Sunday, November 28, 2010


Modern terrorism, including suicide bombings and attacks on civilian targets, has its origins in the campaign conducted by the Irgun and the Stern Gang against the British Mandate in Palestine. Both organizations benefited from information provided by the Haganah, the Jewish Agency’s intelligence branch, and combat experience with the British army during World War II, when a Jewish Brigade was raised and armed to fight the Nazis.
The pattern of anticolonialist movements adopting terrorist tactics was to be established by Chinese Communist insurgents in Malaya, who had received wartime training with the Far East branch of  Special Operations Executive, Force 136. During the Malaya Emergency, the terrorists depended on weapons  donated originally by Force 136 to fight the Japanese occupation, but the insurgency was successfully suppressed with the application of unorthodox strategies, including the deployment of  countergangs, developed in Palestine.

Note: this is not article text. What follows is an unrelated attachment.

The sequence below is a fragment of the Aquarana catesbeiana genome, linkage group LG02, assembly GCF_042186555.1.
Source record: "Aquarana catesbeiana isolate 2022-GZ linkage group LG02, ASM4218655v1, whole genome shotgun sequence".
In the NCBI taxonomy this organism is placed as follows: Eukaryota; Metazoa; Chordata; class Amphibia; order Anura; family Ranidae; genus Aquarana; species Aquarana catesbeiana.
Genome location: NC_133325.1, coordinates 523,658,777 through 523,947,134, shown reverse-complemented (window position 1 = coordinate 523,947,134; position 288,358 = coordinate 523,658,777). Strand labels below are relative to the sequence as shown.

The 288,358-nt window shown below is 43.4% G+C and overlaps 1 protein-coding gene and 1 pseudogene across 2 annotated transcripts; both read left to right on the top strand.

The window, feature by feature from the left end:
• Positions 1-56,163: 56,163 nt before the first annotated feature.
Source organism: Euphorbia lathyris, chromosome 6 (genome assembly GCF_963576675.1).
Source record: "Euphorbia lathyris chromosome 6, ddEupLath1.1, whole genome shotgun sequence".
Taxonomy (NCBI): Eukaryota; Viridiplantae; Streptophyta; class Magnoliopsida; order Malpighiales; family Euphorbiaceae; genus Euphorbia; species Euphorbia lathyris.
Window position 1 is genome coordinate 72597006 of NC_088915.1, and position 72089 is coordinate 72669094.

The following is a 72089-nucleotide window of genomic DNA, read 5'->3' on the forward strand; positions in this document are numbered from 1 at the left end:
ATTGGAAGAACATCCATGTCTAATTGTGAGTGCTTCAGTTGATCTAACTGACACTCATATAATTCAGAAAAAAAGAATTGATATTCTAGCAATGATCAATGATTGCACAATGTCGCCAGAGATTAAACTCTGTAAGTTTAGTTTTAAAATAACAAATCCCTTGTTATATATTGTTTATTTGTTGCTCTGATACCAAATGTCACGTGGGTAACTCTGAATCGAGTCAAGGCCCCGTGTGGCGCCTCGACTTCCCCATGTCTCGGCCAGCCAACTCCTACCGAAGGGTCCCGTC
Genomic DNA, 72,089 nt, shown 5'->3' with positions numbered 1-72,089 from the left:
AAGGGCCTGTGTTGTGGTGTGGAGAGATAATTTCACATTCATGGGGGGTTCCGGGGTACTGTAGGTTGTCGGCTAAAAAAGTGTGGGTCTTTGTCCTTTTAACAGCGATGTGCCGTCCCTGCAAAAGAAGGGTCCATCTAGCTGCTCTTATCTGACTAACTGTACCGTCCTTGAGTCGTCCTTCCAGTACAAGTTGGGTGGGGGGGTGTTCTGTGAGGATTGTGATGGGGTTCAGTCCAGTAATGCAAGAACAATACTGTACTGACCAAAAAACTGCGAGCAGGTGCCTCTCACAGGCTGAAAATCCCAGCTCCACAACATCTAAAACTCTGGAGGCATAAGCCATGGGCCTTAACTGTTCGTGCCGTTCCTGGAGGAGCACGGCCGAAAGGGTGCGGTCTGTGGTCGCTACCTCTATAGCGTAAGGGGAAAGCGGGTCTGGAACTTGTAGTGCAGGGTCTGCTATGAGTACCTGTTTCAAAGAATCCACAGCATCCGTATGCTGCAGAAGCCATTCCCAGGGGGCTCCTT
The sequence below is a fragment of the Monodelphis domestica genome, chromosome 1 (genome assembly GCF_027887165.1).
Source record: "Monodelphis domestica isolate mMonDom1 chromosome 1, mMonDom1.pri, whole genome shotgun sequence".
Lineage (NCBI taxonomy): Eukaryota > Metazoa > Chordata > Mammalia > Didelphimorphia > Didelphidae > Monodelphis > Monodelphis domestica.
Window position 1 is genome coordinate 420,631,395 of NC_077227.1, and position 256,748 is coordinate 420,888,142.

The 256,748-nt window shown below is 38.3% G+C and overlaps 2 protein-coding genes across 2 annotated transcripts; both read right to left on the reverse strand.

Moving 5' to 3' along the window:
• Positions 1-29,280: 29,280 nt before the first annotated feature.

The era of anticolonialist terrorism effectively ended with the defeat of the Mau Mau Uprising in Kenya, settlement in Cyprus, and the British withdrawal from Aden, but political radicalism in Europe at the end of the 1960s created a climate in which the Irish Republican Army (IRA), dormant since the previous upsurge in sectarian violence in Northern Ireland in 1956, reemerged. During the 1970s, anarchist groups in Germany, Japan, Italy, Belgium, Greece, Portugal, and France engaged in uncoordinated terrorism, which manifested itself in political assassination, bomb atrocities, and abductions. Although the Central Intelligence Agency suspected some of the most notorious terrorist leaders—such as Ilych Ramirez Sanchez, alias “Carlos the Jackal”; Dr. George Habbash; and Abu Nidal—were receiving  Soviet sponsorship, there was never sufficient evidence to persuade the CIA’s professional analysts, despite intensive studies and political pressure during President Ronald Reagan’s administration.